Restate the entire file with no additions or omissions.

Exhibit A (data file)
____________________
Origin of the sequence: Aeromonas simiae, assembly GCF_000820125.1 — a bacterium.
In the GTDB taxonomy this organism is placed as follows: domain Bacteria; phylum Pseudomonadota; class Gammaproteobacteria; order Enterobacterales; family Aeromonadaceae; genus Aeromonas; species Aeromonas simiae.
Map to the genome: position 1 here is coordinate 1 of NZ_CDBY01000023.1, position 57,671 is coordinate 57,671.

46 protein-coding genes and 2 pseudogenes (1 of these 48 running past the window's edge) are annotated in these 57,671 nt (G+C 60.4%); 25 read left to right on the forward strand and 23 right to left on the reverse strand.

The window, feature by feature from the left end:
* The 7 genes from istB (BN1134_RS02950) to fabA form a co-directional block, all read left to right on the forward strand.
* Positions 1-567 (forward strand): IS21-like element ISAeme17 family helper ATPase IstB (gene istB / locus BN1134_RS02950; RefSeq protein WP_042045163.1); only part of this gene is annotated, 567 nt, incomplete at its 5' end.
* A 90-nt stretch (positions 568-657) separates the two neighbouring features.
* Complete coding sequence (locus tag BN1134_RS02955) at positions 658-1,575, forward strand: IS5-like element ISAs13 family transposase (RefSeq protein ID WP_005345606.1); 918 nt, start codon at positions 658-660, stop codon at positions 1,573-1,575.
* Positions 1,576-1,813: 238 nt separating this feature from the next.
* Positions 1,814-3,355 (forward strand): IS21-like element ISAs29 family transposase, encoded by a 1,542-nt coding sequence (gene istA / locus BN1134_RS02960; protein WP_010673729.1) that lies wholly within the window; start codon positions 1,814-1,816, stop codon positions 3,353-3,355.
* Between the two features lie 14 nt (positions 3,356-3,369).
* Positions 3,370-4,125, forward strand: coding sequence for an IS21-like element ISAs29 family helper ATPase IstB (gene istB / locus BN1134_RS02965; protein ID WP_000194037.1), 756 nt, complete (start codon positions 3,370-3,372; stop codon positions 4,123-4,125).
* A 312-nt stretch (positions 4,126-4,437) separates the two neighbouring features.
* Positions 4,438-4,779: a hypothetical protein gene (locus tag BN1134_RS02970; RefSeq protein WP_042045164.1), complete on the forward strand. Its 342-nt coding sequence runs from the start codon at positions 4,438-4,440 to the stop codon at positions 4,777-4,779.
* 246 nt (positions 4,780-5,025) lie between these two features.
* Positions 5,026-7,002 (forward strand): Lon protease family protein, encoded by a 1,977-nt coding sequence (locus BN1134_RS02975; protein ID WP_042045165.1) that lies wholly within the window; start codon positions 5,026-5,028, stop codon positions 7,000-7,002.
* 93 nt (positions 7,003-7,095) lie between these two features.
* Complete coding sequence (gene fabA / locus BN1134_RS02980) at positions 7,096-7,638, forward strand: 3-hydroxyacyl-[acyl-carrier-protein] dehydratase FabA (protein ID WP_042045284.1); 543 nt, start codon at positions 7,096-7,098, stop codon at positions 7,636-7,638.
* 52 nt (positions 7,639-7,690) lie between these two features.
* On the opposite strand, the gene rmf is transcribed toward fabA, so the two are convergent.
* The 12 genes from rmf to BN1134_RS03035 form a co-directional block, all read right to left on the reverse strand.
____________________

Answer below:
Origin of the sequence: Aeromonas simiae, assembly GCF_000820125.1 — a bacterium.
In the GTDB taxonomy this organism is placed as follows: domain Bacteria; phylum Pseudomonadota; class Gammaproteobacteria; order Enterobacterales; family Aeromonadaceae; genus Aeromonas; species Aeromonas simiae.
Map to the genome: position 1 here is coordinate 1 of NZ_CDBY01000023.1, position 57,671 is coordinate 57,671.

46 protein-coding genes and 2 pseudogenes (1 of these 48 running past the window's edge) are annotated in these 57,671 nt (G+C 60.4%); 25 read left to right on the forward strand and 23 right to left on the reverse strand.

The window, feature by feature from the left end:
* The 7 genes from istB (BN1134_RS02950) to fabA form a co-directional block, all read left to right on the forward strand.
* Positions 1-567 (forward strand): IS21-like element ISAeme17 family helper ATPase IstB (gene istB / locus BN1134_RS02950; RefSeq protein WP_042045163.1); only part of this gene is annotated, 567 nt, incomplete at its 5' end.
* A 90-nt stretch (positions 568-657) separates the two neighbouring features.
* Complete coding sequence (locus tag BN1134_RS02955) at positions 658-1,575, forward strand: IS5-like element ISAs13 family transposase (RefSeq protein ID WP_005345606.1); 918 nt, start codon at positions 658-660, stop codon at positions 1,573-1,575.
* Positions 1,576-1,813: 238 nt separating this feature from the next.
* Positions 1,814-3,355 (forward strand): IS21-like element ISAs29 family transposase, encoded by a 1,542-nt coding sequence (gene istA / locus BN1134_RS02960; protein WP_010673729.1) that lies wholly within the window; start codon positions 1,814-1,816, stop codon positions 3,353-3,355.
* Between the two features lie 14 nt (positions 3,356-3,369).
* Positions 3,370-4,125, forward strand: coding sequence for an IS21-like element ISAs29 family helper ATPase IstB (gene istB / locus BN1134_RS02965; protein ID WP_000194037.1), 756 nt, complete (start codon positions 3,370-3,372; stop codon positions 4,123-4,125).
* A 312-nt stretch (positions 4,126-4,437) separates the two neighbouring features.
* Positions 4,438-4,779: a hypothetical protein gene (locus tag BN1134_RS02970; RefSeq protein WP_042045164.1), complete on the forward strand. Its 342-nt coding sequence runs from the start codon at positions 4,438-4,440 to the stop codon at positions 4,777-4,779.
* 246 nt (positions 4,780-5,025) lie between these two features.
* Positions 5,026-7,002 (forward strand): Lon protease family protein, encoded by a 1,977-nt coding sequence (locus BN1134_RS02975; protein ID WP_042045165.1) that lies wholly within the window; start codon positions 5,026-5,028, stop codon positions 7,000-7,002.
* 93 nt (positions 7,003-7,095) lie between these two features.
* Complete coding sequence (gene fabA / locus BN1134_RS02980) at positions 7,096-7,638, forward strand: 3-hydroxyacyl-[acyl-carrier-protein] dehydratase FabA (protein ID WP_042045284.1); 543 nt, start codon at positions 7,096-7,098, stop codon at positions 7,636-7,638.
* 52 nt (positions 7,639-7,690) lie between these two features.
* On the opposite strand, the gene rmf is transcribed toward fabA, so the two are convergent.
* The 12 genes from rmf to BN1134_RS03035 form a co-directional block, all read right to left on the reverse strand.